- Email: [email protected]

Contents lists available at ScienceDirect

International Journal of Heat and Mass Transfer journal homepage: www.elsevier.com/locate/ijhmt

Lattice Boltzmann simulation of oxygen diffusion and electrochemical reaction inside catalyst layer of PEM fuel cells Hao Deng a, Yuze Hou a, Wenmiao Chen b, Fengwen Pan b, Kui Jiao a,⇑ a b

State Key Laboratory of Engines, Tianjin University, 135 Yaguan Rd, Tianjin 300350, China Weichai Power Co. Ltd., 197A Fushou St. E., Weifang 261016, China

a r t i c l e

i n f o

Article history: Received 5 June 2019 Received in revised form 5 August 2019 Accepted 6 August 2019 Available online 17 August 2019 Keywords: Catalyst layer Oxygen transport Electrochemical reaction Lattice Boltzmann Stochastic algorithm

a b s t r a c t An in-depth understanding of pore-scale transport process and electrode reaction kinetics is critical to ease the sluggish oxygen reduction reaction of proton exchange membrane fuel cells. In this study, the effects of catalyst layer microstructure on the oxygen diffusion and electrochemical reaction consumption are analyzed, based on the developed 3D single-phase lattice Boltzmann model and optimized stochastic reconstruction algorithm. The results suggest that increasing the ionomer content and platinum loading are beneficial to increasing the active sites, while the oxygen transport along the thickness direction becomes more difficult due to the narrowed pores, so the platinum particles in the back region have less participation in the reaction, which causes the significant catalyst waste and limits the further cost reduction and improvement of power density. Improving the carbon particle diameter ensures the enlarged pores and more effective Pt particles covered by ionomer, thus enhances the oxygen supply and electrochemical reaction rate. Ó 2019 Elsevier Ltd. All rights reserved.

1. Introduction Sluggish electrode reaction kinetics in the cathode is a critical factor to limit the further performance improvement of proton exchange membrane (PEM) fuel cells, as the reaction rate of oxygen reduction is almost 1/6–1/4 compared to that of hydrogen oxidation. To ease the oxygen reduction reaction (ORR) in PEM fuel cells, high loading use of platinum (Pt) based catalyst is essential owing to its high chemical stability and catalytic activity, while cost and durability issues also rise because Pt is expensive and easily poisoned, which accounts for almost half of all PEM fuel cell manufacturing costs [1]. Considerable efforts were devoted to the cost reduction of Ptbased catalyst and its durability improvement, by developing new electrode materials and structures [2–4]. On the one hand, non-noble metal catalysts have been studied to partially or fully replace Pt, such as the transition metal catalysts, carbon materials with unique nanostructures and nitrogen-doped carbon structures, even though their current activity and durability are still not enough especially in the cathode. On the other hand, new nanostructured catalysts and supports are also exploited to extend the active surface area and enhance the chemical stability, such as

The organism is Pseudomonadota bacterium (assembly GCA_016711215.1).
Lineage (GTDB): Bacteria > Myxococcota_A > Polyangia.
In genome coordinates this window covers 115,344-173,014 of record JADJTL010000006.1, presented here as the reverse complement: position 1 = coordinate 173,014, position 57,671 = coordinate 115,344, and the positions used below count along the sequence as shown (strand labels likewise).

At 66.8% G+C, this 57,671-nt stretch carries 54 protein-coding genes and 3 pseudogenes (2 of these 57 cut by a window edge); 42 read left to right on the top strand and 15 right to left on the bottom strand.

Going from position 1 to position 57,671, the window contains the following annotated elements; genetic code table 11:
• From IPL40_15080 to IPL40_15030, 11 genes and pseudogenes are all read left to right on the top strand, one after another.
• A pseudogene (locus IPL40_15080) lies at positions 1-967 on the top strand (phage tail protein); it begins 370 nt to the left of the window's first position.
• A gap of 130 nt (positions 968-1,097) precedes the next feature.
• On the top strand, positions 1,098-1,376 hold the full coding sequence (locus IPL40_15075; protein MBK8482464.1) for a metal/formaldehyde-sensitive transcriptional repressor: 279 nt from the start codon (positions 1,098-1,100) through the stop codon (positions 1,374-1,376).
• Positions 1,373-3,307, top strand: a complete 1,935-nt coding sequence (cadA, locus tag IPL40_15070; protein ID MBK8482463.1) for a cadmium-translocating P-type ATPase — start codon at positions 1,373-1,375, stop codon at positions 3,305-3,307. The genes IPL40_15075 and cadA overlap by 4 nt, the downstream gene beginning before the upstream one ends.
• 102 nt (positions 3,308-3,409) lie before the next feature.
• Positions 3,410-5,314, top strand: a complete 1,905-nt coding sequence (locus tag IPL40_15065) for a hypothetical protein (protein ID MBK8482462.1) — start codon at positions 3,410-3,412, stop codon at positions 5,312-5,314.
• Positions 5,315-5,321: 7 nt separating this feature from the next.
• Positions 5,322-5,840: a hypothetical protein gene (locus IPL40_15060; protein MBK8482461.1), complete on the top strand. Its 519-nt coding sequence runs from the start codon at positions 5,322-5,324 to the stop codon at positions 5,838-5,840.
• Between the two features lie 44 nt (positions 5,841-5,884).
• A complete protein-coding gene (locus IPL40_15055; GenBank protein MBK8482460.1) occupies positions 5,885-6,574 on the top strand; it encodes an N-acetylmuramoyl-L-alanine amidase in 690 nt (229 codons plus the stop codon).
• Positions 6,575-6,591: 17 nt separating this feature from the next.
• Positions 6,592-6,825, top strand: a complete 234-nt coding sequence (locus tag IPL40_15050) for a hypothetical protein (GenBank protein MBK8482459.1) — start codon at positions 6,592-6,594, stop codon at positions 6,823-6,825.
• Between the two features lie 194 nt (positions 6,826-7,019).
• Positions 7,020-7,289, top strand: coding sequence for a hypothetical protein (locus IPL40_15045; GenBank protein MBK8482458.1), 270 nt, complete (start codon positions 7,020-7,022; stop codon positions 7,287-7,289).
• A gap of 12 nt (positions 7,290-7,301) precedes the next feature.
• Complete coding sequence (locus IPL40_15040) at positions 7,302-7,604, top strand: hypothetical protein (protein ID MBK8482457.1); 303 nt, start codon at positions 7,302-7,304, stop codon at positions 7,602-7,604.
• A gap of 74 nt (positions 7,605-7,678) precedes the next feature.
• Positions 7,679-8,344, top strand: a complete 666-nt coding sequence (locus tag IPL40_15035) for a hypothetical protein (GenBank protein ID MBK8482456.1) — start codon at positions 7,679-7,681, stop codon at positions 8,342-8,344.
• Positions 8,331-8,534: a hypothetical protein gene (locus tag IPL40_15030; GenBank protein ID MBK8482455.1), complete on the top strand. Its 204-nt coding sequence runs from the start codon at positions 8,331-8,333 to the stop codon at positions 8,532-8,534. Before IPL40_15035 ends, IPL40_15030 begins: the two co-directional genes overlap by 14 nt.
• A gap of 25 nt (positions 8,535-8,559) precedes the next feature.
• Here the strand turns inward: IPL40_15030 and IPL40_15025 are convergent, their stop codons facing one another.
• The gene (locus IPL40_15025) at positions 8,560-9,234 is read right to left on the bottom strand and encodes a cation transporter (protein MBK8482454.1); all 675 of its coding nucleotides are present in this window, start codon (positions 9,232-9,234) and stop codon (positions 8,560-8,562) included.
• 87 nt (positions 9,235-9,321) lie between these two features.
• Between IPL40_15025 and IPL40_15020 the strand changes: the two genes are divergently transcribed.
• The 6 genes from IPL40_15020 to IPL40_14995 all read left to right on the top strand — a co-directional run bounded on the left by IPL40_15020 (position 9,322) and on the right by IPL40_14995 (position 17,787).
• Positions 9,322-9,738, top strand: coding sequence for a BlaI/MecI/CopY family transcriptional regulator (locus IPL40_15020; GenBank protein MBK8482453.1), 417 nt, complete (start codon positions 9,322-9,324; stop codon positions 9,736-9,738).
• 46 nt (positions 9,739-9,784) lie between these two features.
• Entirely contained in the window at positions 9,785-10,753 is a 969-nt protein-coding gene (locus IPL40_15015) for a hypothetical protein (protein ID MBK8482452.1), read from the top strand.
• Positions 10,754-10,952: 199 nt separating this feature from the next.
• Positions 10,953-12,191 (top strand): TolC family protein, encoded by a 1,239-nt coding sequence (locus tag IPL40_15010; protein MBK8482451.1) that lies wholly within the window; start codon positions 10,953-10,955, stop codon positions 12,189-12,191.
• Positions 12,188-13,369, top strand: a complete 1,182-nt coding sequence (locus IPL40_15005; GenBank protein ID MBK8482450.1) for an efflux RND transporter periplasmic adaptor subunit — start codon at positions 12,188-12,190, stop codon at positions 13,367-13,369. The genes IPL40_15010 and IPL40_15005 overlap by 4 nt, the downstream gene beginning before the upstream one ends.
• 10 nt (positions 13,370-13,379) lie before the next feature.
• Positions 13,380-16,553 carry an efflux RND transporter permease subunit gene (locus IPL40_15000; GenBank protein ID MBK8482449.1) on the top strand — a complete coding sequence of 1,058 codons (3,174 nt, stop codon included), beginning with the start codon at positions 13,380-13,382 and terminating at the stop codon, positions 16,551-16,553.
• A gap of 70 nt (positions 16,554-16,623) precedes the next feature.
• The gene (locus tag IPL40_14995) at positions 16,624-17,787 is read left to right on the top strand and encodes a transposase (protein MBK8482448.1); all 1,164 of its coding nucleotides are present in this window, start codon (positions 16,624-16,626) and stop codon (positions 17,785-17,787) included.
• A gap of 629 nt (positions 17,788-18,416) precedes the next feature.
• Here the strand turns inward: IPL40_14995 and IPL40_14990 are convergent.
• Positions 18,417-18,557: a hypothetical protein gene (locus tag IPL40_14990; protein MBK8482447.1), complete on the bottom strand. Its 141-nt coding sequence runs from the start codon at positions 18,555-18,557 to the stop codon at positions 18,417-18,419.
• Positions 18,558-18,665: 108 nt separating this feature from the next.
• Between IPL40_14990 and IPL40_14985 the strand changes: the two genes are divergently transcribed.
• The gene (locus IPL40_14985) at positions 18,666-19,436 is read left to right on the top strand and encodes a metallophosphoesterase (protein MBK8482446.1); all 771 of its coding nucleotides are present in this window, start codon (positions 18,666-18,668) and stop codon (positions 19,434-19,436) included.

⇑ Corresponding author. E-mail address: [email protected] (K. Jiao). https://doi.org/10.1016/j.ijheatmasstransfer.2019.118538 0017-9310/Ó 2019 Elsevier Ltd. All rights reserved.

the Pt alloying with non-precious metals, carbon nanotubes and wires. Because catalyst layer (CL) should simultaneously provide effective path ways for gas reactants, electrons and protons, improving the understanding of transport processes and electrode reaction kinetics are expected to guide the designs of electrode structure. On account of the opaque nature of traditional CL materials, gas reactants and liquid water transports in an operating fuel cell are the challenging phenomena to study using in-situ visualization techniques, thus appropriate numerical methods may be the promising tool. The traditional macroscopic numerical models treat CL as the isotropic porous media, by characterizing the structure and transport properties with the statistical or empirical parameters, such as porosity, ionomer content, effective diffusion coefficient, permeability and thermal conductivity, and the relationship between reaction rate and activation overpotential is established to use the assumed reference current density and reaction transfer coefficient, then the macroscopic physical quantity distributions are obtained by solving the conservation equations [5–7]. However, the hypothesis of isotropic material ignores the various microstructure characteristics of porous media, so it is unable to explore the coupling effects of microstructure, transport process and macroscopic performance. On this basis, a series of improved macroscopic CL models have been developed, such as the thin-film, discrete-volume and agglomerate models. Harvey